Deep vein thrombosis, commonly referred to as DVT, is a disease of the circulatory system.
DVT occurs when a clot forms in one of the "deep veins" - often in the lower limbs - and this lodges, blocking the blood flow.
It mainly affects people who are unable to exercise properly such as those who have just had an operation, or those confined to a plane, car or bus.
Sometimes there are no symptoms at all. But there can be pain or tenderness in the leg or sudden swelling. There may also be pain on flexing the foot; chest pains or a cough.
Anyone suffering these symptoms after a period of inactivity should contact their doctor.
DVTs themselves are not life-threatening, but can cause serious complications such as a pulmonary embolism, which happens in about a quarter of DVT cases.
This is where a piece of the clot breaks away and travels through the body into the lung and affects breathing.
Without treatment this can kill up to one in ten people.
A less serious complication is post-thrombotic syndrome, which causes damage to the valves along the length of the vein, causing pain, swelling and ulceration; some people even need to have their limbs amputated.
Although it is not possible to know whether a particular traveller will get a DVT, some people do have higher risk factors. These are:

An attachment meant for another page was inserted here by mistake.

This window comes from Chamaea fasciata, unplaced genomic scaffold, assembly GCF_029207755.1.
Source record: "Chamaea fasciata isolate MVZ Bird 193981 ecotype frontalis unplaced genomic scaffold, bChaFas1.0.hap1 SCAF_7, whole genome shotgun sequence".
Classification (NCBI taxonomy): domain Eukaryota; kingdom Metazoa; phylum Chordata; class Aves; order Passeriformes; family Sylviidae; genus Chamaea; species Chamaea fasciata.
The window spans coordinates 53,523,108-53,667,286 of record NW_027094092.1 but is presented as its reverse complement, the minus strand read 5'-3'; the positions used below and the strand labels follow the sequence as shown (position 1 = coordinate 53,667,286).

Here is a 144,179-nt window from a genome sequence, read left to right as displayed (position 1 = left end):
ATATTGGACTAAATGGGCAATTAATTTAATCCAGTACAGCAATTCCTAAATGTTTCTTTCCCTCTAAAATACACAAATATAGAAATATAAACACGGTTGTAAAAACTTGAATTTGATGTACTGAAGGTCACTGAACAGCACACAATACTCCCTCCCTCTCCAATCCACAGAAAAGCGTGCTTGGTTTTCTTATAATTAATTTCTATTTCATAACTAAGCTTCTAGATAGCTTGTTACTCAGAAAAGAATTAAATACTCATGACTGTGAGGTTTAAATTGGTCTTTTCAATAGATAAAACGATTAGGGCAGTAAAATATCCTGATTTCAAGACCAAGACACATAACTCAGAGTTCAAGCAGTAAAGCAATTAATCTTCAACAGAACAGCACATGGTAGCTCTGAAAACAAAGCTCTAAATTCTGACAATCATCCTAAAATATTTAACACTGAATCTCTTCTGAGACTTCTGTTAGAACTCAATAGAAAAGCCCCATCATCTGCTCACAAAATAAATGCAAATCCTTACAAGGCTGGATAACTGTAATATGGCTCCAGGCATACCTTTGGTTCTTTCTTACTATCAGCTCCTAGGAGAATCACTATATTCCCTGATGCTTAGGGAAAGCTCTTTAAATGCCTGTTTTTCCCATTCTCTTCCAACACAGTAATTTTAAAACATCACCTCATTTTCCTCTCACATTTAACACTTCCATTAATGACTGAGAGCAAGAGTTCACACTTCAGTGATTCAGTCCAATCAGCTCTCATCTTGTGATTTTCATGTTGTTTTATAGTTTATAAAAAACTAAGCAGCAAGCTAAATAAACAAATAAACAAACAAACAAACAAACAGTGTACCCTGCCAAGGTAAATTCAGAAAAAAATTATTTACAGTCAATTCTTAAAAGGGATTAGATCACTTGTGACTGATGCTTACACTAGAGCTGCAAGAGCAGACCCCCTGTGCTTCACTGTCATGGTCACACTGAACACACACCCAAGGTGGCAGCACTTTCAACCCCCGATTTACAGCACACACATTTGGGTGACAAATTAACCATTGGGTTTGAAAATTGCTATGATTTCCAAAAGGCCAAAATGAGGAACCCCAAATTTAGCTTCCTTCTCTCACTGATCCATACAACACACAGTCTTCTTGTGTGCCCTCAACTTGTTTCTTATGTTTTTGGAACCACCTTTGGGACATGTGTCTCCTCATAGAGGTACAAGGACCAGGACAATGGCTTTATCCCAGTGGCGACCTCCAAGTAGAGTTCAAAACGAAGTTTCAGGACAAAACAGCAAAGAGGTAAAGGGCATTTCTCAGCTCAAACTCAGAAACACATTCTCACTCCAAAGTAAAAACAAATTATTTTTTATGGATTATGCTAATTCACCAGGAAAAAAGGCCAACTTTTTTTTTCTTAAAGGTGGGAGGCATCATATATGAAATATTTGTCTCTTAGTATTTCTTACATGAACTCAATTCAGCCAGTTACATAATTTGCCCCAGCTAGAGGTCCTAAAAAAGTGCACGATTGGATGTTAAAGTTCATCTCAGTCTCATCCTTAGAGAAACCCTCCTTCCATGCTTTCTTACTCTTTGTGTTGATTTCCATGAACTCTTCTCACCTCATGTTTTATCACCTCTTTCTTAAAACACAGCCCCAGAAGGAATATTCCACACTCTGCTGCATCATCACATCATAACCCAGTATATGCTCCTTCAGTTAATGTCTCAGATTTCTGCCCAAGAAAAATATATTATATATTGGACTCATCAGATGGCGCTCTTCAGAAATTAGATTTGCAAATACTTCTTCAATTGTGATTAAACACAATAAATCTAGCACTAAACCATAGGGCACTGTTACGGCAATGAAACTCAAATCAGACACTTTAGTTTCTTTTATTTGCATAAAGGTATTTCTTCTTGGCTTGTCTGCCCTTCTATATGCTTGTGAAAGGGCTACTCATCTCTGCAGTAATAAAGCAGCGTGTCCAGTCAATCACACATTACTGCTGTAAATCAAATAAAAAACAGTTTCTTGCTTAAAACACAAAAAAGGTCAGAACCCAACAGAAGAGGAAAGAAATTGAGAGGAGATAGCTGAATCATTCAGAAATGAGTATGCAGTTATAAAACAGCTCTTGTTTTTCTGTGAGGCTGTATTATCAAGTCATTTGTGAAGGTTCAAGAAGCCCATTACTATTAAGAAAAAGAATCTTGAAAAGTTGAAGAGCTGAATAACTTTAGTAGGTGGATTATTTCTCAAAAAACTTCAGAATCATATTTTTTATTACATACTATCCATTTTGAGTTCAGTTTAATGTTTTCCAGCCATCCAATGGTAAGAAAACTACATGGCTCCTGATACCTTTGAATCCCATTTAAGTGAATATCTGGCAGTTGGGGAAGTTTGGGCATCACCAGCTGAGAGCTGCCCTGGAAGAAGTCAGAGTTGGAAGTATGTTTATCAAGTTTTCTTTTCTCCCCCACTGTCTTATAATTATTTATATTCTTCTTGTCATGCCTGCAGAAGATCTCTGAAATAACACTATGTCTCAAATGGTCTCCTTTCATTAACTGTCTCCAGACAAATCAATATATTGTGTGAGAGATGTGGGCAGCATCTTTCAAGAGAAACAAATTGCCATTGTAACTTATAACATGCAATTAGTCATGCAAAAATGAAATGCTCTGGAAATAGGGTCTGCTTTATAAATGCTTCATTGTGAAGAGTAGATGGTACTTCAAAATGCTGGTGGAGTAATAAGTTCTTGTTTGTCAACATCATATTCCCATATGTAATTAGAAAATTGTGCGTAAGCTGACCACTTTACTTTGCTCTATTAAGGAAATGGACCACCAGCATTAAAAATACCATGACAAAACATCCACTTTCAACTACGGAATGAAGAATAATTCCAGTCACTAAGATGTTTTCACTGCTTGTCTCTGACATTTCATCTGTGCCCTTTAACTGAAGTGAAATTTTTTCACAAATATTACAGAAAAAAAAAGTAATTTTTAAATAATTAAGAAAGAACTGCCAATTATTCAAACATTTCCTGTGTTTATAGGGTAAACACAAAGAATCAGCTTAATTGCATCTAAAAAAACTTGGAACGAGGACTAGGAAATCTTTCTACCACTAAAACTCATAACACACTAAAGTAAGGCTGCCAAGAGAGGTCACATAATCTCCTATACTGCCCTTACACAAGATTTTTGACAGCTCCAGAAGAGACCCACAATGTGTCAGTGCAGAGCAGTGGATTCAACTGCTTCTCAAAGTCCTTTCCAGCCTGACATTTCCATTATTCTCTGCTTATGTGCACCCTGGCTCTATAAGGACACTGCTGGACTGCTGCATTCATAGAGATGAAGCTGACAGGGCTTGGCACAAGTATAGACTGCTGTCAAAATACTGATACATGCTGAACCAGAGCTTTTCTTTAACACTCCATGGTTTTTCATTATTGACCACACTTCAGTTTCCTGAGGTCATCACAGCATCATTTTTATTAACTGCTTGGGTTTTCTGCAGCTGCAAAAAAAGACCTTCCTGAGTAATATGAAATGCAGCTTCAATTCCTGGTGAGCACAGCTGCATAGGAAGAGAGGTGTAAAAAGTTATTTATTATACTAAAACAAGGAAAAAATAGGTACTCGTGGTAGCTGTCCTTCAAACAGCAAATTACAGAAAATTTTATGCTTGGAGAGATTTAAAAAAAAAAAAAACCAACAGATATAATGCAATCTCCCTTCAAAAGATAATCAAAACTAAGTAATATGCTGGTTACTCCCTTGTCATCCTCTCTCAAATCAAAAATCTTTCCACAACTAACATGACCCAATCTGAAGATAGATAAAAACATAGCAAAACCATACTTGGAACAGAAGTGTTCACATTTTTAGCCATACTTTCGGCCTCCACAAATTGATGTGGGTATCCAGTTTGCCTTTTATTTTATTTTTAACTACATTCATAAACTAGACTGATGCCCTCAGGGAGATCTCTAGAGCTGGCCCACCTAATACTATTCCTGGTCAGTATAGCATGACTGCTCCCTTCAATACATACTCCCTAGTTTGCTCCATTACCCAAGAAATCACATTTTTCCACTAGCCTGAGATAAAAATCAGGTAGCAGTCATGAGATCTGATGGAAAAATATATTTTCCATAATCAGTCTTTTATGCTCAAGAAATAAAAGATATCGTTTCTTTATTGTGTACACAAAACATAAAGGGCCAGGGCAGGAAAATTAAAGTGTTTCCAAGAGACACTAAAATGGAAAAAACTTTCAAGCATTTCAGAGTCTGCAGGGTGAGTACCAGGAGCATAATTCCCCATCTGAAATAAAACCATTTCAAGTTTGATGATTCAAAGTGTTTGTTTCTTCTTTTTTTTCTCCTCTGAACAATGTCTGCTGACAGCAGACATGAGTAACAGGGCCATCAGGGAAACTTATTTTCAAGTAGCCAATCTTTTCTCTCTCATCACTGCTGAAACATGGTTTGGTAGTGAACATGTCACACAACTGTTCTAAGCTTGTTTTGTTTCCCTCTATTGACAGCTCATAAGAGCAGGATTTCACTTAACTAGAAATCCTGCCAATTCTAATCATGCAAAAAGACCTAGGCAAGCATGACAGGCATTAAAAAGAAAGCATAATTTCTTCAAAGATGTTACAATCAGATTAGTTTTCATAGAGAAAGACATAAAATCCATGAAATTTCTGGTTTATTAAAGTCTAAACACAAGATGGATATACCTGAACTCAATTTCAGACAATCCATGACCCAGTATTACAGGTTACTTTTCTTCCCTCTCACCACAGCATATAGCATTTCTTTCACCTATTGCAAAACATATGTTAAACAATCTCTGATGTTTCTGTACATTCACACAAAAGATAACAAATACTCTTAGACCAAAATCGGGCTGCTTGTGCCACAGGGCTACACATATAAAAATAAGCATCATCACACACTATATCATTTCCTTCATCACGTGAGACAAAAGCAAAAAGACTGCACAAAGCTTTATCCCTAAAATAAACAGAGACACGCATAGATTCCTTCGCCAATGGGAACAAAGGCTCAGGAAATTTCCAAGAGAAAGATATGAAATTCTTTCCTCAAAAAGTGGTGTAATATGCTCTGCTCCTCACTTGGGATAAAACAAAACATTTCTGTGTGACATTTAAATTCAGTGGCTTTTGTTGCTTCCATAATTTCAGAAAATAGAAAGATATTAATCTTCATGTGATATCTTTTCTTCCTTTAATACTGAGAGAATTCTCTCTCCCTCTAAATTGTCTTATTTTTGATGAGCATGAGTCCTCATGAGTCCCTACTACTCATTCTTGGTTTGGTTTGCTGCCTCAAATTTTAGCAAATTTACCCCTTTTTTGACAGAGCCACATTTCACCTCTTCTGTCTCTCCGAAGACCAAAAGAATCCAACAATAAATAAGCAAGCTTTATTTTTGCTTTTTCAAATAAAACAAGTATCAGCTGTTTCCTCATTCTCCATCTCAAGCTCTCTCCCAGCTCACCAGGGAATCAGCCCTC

- Frequent flyers
- women taking hormone replacement therapy (HRT)
- people with a family history of DVT
- cancer sufferers
- obese travellers
- people who are paralysed or immobile.
Women taking the contraceptive pill are three or four times more likely to suffer from a DVT than those who do not. Women who are pregnant and those who have recently given birth are also at a higher risk.
Keeping as mobile as possible during a journey is vital to avoid DVTs.
Even in the cramped conditions of an aircraft it is possible to exercise - foot exercises such as rotating the ankles and wiggling the toes keep the circulation moving as do special foot cushions.
Air passengers can also buy specially designed flight stockings to protect themselves, but experts say these must be properly fitted.
Travel doctors also advise that passengers keep well hydrated, if only to ensure frequent toilet visits, which will necessitate the patient getting up and moving about.